The Websters’ Dictionary: How to Use the Web to Transform the World by Ralph Benko (Via Lessig Blog.)
The Websters' Dictionary examines the work of people and groups that reach millions online. In clear and simple terms, it shows you how it's done. Download a free eCopy of the complete work here by taking the Websters' Oath.

This also will sign you up for breaking news of the Web advocacy sector. (You can safely and completely unsubscribe with a click. There's no obligation -- except to use your powers only for Good.) And join the Websters' Bar and Grill, a social network for web-advocates, to hang out with other Websters and get the latest gossip. (No cover charge.)

The Websters' Dictionary lays it out from the basic to the sophisticated. How to get a domain name? What domain name to pick or to avoid? How do you create a great website or select someone to do it for you? How to harness the power of Web 2.0. (In fact, what the heck is Web 2.0?) What style gives you impact? What content works? How much should you spend? What kind of team do you need? It lays out best practices briefly, clearly, picturesquely, and above all accurately.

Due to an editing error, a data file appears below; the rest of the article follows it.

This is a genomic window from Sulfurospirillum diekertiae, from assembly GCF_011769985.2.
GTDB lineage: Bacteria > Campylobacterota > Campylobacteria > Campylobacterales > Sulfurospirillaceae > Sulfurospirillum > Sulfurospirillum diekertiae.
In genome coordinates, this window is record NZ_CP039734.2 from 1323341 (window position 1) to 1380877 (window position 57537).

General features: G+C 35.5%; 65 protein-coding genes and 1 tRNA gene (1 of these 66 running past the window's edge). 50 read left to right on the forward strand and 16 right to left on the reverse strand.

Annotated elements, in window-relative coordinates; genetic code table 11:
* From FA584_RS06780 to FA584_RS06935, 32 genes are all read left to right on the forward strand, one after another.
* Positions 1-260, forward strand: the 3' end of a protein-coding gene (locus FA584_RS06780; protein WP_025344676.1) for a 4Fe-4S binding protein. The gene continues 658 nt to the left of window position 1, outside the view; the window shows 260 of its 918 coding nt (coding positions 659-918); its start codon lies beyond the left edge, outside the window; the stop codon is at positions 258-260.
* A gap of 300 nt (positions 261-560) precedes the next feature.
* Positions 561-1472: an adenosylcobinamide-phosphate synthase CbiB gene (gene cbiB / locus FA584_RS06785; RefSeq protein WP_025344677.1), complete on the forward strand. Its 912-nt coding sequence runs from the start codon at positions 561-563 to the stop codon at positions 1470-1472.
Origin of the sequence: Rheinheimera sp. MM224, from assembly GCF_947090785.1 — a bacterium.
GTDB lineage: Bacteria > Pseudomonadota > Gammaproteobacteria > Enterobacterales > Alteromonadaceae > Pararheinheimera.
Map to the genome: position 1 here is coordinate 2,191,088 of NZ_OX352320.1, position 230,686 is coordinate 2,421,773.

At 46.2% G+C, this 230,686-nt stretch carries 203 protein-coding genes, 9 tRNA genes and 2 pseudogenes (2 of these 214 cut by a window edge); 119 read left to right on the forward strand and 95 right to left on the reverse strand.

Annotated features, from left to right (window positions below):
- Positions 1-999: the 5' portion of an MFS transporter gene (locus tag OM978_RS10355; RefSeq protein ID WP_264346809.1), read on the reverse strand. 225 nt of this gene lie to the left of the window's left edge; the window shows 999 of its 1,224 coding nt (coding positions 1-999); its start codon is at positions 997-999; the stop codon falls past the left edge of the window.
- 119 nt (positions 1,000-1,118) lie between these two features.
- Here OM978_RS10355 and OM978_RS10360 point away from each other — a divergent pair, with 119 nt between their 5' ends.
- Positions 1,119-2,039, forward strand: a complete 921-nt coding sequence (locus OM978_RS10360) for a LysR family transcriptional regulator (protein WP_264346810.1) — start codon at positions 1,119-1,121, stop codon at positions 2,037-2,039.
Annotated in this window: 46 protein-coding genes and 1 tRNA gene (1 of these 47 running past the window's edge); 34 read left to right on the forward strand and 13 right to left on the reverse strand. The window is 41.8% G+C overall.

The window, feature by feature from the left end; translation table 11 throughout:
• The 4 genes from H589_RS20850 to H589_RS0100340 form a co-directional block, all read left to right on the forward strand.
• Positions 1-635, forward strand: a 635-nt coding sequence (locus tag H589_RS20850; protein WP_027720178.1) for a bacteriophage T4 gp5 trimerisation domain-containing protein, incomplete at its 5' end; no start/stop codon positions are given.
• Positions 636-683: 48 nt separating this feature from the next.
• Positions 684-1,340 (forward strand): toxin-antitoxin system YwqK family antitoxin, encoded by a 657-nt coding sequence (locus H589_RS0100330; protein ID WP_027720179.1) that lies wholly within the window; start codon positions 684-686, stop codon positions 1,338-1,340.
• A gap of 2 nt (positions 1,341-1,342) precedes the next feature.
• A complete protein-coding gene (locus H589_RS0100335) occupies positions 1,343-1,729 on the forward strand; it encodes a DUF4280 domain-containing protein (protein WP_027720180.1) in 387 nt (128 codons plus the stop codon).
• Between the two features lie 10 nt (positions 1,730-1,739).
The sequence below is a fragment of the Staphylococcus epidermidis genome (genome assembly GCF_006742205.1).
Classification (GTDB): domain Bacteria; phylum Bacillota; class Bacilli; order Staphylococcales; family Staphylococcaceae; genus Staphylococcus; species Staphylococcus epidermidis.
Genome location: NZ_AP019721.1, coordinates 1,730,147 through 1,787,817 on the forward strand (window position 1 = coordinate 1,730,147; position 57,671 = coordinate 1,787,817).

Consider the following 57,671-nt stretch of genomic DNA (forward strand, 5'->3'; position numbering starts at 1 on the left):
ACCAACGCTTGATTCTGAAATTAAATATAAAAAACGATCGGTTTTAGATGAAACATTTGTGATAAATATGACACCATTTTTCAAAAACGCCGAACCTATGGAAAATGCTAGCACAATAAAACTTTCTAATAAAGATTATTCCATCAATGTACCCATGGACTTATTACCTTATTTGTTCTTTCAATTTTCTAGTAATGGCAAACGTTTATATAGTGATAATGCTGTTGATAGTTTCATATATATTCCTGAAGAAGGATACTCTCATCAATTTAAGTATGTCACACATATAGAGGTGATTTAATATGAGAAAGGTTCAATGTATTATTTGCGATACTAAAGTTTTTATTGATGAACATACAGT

This is the dawning of the Age of the Internet. Be part of that. Become a Webster -- an activist, an operative, or a wonk who is using the Web to transform the world.

The Public Domain: Enclosing the Commons of the Mind
by by James Boyle
In this enlightening book James Boyle describes what he calls the range wars of the information age—today’s heated battles over intellectual property. Boyle argues that just as every informed citizen needs to know at least something about the environment or civil rights, every citizen should also understand intellectual property law. Why? Because intellectual property rights mark out the ground rules of the information society, and today’s policies are unbalanced, unsupported by evidence, and often detrimental to cultural access, free speech, digital creativity, and scientific innovation.

Boyle identifies as a major problem the widespread failure to understand the importance of the public domain—the realm of material that everyone is free to use and share without permission or fee. The public domain is as vital to innovation and culture as the realm of material protected by intellectual property rights, he asserts, and he calls for a movement akin to the environmental movement to preserve it. With a clear analysis of issues ranging from Jefferson’s philosophy of innovation to musical sampling, synthetic biology and Internet file sharing, this timely book brings a positive new perspective to important cultural and legal debates. If we continue to enclose the “commons of the mind,” Boyle argues, we will all be the poorer.